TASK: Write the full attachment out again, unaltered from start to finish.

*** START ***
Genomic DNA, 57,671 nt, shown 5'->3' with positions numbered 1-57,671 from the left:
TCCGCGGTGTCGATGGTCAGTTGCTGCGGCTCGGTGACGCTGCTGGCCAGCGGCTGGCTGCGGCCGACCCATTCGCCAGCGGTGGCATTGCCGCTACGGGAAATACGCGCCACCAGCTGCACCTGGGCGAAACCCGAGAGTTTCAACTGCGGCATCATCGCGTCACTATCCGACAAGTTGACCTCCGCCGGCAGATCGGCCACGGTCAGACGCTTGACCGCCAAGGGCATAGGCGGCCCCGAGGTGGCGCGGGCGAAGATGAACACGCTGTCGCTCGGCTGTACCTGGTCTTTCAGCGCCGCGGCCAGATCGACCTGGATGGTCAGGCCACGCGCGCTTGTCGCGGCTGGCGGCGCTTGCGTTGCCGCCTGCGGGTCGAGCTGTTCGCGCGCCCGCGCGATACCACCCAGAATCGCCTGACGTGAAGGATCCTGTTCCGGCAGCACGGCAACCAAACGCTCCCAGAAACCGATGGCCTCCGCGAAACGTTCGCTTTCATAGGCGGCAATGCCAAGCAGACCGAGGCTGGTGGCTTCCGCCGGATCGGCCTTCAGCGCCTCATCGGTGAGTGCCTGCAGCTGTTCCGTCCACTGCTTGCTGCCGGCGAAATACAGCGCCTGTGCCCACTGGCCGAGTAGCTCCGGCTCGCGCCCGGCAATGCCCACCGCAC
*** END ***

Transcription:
Genomic DNA, 57,671 nt, shown 5'->3' with positions numbered 1-57,671 from the left:
TCCGCGGTGTCGATGGTCAGTTGCTGCGGCTCGGTGACGCTGCTGGCCAGCGGCTGGCTGCGGCCGACCCATTCGCCAGCGGTGGCATTGCCGCTACGGGAAATACGCGCCACCAGCTGCACCTGGGCGAAACCCGAGAGTTTCAACTGCGGCATCATCGCGTCACTATCCGACAAGTTGACCTCCGCCGGCAGATCGGCCACGGTCAGACGCTTGACCGCCAAGGGCATAGGCGGCCCCGAGGTGGCGCGGGCGAAGATGAACACGCTGTCGCTCGGCTGTACCTGGTCTTTCAGCGCCGCGGCCAGATCGACCTGGATGGTCAGGCCACGCGCGCTTGTCGCGGCTGGCGGCGCTTGCGTTGCCGCCTGCGGGTCGAGCTGTTCGCGCGCCCGCGCGATACCACCCAGAATCGCCTGACGTGAAGGATCCTGTTCCGGCAGCACGGCAACCAAACGCTCCCAGAAACCGATGGCCTCCGCGAAACGTTCGCTTTCATAGGCGGCAATGCCAAGCAGACCGAGGCTGGTGGCTTCCGCCGGATCGGCCTTCAGCGCCTCATCGGTGAGTGCCTGCAGCTGTTCCGTCCACTGCTTGCTGCCGGCGAAATACAGCGCCTGTGCCCACTGGCCGAGTAGCTCCGGCTCGCGCCCGGCAATGCCCACCGCAC